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Running 4 down riggers


Erbyjoe

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Ok here is my dumb question. I'm going to be running 4 riggers this spring and was wondering what would be the best way to do it? I have alway ran 2 so this will be new to me :P Like should I run the side riggers the deepest so they won't tangle the back riggers or vise versa?I have an 8 foot beam on my lund and all 4 riggers have the 5 foot booms so I think that should seperate the riggers good enough. Any input from you guys would be great Thanks :)

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A standard spread would have the center riggers deeper than the side riggers. But when fishing is tough I have had them the opposite. With the five foot boom you should be fine. I am in a 19' Smokercraft with an eight foot beam as well. Sounds like the same set up an have had no problems.

Richard

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When I run 4 riggers, I run them in a V pattern. One corner rigger deep out of temp, the rigger to the left and right of the deep rigger in temp and the final rigger high out of temp.

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Both of the above posts I agree with.

Choose a way you are comfortable with and change if it does not work. I would be concerned about long arm riggers off the back, as I prefer to have my stern riggers just out of harms way of the prop.

It may not be a problem, if you do run into them crossing then shorten the booms on the long ones.

Good luck,

CC

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Thanks for the replies guys

Cbish that's good to know because the back riggers when put strait back are just like you say just behind the prop on the kicker so they should be good right?Would I be better off clicking the side riggers on a 45 deg angle it would put the balls back a little farther so it wouldn't be as forward(I hope I said that right)? By the way great fishing reports very detailed.

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The tangles you're worried about come from poor driving, slack lines, wave or currents and are not usually the result of a fish strike or the pattern you set up, although sometimes crazy teenage kings or bound for the surface bows will take out a higher line. We run 6 riggers in fair to good lake conditions with no problem. Tight turns and strong currents are the usual causes of crossed cables and tangled lines. The temp rigger is the most important and will always be the first one in and usually the deepest. Once you know where the break is and adjust the boat speed for the depth and lure type, you can then stack your pattern above it or match the break rigger depth with another rigger and two above, it all depends on what depth you start getting your hits at. Once you do get a strike don't wait to get another rigger to that depth (eventuallly with the same lure) whether you raise one or drop one down shouldn't be a cause for worry as long as the boat doesn't take an abrupt change of coarse. When setting the riggers, tighten the slack out of the line, a bowed line to the release is only useful in running free sliders, other than that it causes more problems such as tangles and lost fish because the slack time before you notice the rod has gone off is much longer and there is no pressure on the hook to keep it set in the fishes mouth, our rod tips are about a foot off the water. The long arm rigs on the back will be helpful when landing the fish to open up the lane and give room to net away from the other cables, you can 45 the other stern rig or both if the outside rig went. Your set up will be fine no matter what letter pattern you put down V, ^, / , \ ,T as long as understand that what happens on top of the water will have consequences below. The last thing you have to remember and be conscience of is resetting lines, the rigger person and the helmsman need to be on the same page and when the lines go down the boat needs to be going in a straight line and the cables should be straight as well.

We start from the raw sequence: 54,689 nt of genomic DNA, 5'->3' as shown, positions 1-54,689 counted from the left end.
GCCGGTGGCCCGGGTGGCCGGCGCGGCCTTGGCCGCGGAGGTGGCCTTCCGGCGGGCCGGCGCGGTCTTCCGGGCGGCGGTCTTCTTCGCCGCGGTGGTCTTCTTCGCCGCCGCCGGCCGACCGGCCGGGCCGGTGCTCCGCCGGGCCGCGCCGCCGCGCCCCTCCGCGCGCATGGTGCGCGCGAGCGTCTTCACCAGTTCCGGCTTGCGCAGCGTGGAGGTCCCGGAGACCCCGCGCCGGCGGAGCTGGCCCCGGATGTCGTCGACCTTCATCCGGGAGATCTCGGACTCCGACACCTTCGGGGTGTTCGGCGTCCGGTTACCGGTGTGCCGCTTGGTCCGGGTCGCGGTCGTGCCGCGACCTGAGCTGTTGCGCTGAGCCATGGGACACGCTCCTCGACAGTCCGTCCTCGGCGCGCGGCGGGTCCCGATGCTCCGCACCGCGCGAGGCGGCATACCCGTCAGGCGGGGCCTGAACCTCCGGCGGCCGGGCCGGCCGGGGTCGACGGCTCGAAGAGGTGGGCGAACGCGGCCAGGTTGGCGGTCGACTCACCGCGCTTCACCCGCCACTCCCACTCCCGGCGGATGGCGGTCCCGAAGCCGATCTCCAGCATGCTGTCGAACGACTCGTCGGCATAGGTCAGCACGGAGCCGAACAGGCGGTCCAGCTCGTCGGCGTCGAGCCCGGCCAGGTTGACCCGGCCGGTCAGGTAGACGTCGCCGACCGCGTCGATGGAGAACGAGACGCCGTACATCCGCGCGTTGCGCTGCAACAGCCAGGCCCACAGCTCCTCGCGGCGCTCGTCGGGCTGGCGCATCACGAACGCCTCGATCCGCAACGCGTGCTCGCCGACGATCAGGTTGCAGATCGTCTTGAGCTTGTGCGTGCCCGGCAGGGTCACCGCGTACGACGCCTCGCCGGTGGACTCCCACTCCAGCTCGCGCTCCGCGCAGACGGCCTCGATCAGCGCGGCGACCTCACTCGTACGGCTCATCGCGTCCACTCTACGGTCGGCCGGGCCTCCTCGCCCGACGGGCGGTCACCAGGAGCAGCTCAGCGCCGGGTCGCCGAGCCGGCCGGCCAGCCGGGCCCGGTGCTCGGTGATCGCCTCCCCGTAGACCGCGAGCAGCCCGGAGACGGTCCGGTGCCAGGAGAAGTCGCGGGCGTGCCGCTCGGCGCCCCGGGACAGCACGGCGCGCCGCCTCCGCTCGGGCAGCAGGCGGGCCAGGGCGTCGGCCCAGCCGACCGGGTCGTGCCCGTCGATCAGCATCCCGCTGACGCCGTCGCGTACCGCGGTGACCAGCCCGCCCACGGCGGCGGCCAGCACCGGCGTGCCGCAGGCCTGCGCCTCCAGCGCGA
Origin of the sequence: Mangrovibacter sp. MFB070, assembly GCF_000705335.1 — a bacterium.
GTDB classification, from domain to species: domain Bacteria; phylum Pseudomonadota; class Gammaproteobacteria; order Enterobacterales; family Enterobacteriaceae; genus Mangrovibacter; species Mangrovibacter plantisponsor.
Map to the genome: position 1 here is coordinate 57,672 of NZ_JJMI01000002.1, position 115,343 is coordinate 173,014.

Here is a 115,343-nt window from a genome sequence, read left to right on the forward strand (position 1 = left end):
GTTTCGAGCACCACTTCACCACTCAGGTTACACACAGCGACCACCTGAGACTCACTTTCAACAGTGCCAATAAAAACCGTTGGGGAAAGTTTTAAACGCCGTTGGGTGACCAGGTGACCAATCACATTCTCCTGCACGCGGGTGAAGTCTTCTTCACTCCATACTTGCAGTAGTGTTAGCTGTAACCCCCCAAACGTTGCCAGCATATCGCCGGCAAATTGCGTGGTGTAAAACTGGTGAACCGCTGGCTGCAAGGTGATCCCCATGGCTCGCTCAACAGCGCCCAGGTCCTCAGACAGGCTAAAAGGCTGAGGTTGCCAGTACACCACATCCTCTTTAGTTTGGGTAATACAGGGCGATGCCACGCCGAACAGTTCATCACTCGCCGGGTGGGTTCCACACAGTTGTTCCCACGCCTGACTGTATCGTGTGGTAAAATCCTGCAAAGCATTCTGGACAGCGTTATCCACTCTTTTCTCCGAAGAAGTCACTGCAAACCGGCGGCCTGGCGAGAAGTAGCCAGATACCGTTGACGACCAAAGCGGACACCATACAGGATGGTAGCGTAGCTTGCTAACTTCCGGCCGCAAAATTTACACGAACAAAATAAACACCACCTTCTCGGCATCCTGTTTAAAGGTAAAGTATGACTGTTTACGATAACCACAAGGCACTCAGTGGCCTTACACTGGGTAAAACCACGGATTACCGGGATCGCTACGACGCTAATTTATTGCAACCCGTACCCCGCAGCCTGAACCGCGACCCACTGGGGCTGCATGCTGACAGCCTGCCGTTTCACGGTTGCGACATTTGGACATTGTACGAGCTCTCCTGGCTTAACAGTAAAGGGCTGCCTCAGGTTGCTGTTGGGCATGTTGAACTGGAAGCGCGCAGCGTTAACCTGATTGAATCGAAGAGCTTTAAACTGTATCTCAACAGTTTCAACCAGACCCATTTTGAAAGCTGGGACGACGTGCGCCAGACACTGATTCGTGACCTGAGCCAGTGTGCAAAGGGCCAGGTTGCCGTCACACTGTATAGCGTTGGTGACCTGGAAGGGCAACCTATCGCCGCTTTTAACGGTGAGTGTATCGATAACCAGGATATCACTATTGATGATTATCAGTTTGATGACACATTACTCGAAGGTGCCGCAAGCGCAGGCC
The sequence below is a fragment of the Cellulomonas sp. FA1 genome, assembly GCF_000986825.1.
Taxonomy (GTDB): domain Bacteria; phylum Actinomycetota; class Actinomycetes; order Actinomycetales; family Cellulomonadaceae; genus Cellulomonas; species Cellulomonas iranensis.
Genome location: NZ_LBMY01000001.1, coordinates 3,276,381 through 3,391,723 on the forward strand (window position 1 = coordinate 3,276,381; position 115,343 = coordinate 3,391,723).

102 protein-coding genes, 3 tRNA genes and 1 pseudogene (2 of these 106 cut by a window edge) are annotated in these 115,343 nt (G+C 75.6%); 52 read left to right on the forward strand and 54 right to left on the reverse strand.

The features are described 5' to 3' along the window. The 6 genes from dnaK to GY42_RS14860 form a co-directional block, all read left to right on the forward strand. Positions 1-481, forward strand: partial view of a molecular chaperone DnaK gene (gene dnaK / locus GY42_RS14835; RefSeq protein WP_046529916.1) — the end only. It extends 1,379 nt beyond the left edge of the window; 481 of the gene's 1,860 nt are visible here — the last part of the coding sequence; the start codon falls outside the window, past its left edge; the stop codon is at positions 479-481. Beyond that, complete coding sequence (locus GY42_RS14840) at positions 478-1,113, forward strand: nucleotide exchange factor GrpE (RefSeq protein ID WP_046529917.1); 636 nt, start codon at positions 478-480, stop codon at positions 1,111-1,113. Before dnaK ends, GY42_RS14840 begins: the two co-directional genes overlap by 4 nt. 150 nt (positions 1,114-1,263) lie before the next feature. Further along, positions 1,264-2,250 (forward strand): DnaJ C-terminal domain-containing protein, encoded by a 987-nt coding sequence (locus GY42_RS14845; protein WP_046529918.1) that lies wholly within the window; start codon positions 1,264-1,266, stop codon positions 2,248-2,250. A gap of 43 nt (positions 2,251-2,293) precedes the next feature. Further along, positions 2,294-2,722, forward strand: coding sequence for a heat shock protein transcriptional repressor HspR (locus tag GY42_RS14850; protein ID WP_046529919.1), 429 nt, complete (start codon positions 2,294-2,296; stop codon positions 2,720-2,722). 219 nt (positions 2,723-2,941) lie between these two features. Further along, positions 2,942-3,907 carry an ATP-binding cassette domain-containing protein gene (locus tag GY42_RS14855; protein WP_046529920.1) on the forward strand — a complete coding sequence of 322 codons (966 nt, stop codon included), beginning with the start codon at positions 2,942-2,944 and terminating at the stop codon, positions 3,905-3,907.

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Poetry in motion if you see Larry and Jerry running six riggers. To add to Larry's post, you might want to try pancake weights with slightly bent fins on the outside riggers to increase the spread distance. When it is lumpy out, however, those pancakes will start to swim and probably tangle on the inside rigger cables. If you are doing LONG straight line trolling you should be able to determine by cable sway, which way the subsurface currents are running. You can keep at least one pancake in the water even in waves by placing the weight on the side of the boat the current is moving towards. The side current will catch the fin and push it out even further than bending the fin alone. Larry could expound further on how they use pancakes.

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Larry that's for the detailed post I will print that and put it in my log.Gil-t I have tried the pancake weight and no thanks I lost alot of gear once from a tangle and AI swore never to use them again I use the torpedo's from A-tom-mik.Thanks for all of the replys

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